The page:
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The Plot In J.R.R. Tolkien's The Hobbit

3040 words - 12 pages

The Plot in J.R.R. Tolkien's The Hobbit

The Hobbit by J.R.R. Tolkien is a captivating tale about unusual creatures, great
struggles, a flying dragon, and much, much more. The story comes alive through colorful
depictions of characters and details that capture the imagination. The plot of this novel is the
dwarves' journey to recapture their homeland. The setting, characters, and trials throughout The
Hobbit help to fully shape this overall theme of the novel.
Throughout The Hobbit the setting is constantly changing from start to finish. There are
six different stages through which the setting evolves. The first stage takes place at the home of
Bilbo Baggins. Bilbo lives in something called a hobbit hole. These homes may look small
from the outside, but are fairly large inside. Hobbit holes are made in the side of small hills. As
Tolkien describes, "It had a perfectly round door . . . the door opened on to a tube-shaped hall
like a tunnel . . . " (1). Down the main hall in the hobbit house are all the same rooms that a
regular home would contain. Some of the rooms in Bilbo's home include, " . . . bedrooms,
bathrooms, cellars, pantries (lots of these), wardrobes (he had whole rooms devoted to clothes),
kitchens, dinning rooms . . . " (Tolkien 1). Besides just food and clothes, hobbits love gardens.
Bilbo has gardens surrounding the front and side of his house, which are tended to every day.
After traveling through Bilbo's house the setting turns toward the Misty Mountains. The Misty
Mountains are an extensive stretch of mountains that serve as a border between Bilbo's home and the forest of Mirkwood. The Misty Mountains is nothing to joke about. Gandalf says, " . . .it is very necessary to tackle the Misty Mountains by the proper path, or else you will get lost inthem, and have to come back and start at the beginning again ( if you ever get back at all)."(Tolkien 46). Once the Misty Mountains have been tackled, the setting continues on to Beorn's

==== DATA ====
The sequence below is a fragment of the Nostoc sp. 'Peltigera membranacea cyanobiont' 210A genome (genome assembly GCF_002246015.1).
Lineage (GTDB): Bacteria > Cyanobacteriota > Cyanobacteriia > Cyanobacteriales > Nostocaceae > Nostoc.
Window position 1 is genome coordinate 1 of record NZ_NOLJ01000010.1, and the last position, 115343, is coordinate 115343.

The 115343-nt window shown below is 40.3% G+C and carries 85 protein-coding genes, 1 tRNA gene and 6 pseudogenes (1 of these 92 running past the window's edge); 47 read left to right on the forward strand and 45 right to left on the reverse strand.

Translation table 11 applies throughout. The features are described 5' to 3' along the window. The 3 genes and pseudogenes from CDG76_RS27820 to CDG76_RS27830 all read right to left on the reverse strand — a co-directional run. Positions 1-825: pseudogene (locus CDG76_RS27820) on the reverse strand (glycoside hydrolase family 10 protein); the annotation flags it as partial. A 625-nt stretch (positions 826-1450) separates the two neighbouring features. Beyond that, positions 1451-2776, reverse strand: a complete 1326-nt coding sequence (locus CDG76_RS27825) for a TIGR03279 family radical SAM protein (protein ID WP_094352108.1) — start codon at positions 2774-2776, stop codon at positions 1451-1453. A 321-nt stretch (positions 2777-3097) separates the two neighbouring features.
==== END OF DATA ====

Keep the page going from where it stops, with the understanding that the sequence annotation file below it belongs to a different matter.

house, who Gandalf states, " . . . lives in an oak-wood and has a great wooden house . . . "Tolkien 115). The area around Beorn's home is decorated with beautiful flowers covered byfriendly bees. Horses and cattle are just a few of the animals that walk in his spacious yard. Upon reaching the gate to enter Beorn's yard there is gardens and a cluster of wooden buildings. The buildings range from " . . . barns, stables, sheds, and a long low wooden house." (Tolkien
117). The last building is Beorn's house, which is mainly one wide hall with a veranda on itssouthern side. Then the setting changes coarse once again and heads toward Mirkwood. Notmany people know of Mirkwood, but those who do know that, " . . . Mirkwood is dark,dangerous, and difficult." (Tolkien 131). The only way to ensure survival through the forest is to
stay on the path. Mirkwood is very dark and gloomy. Almost no light passes through the thickmass of trees that make up the forest. Here,...

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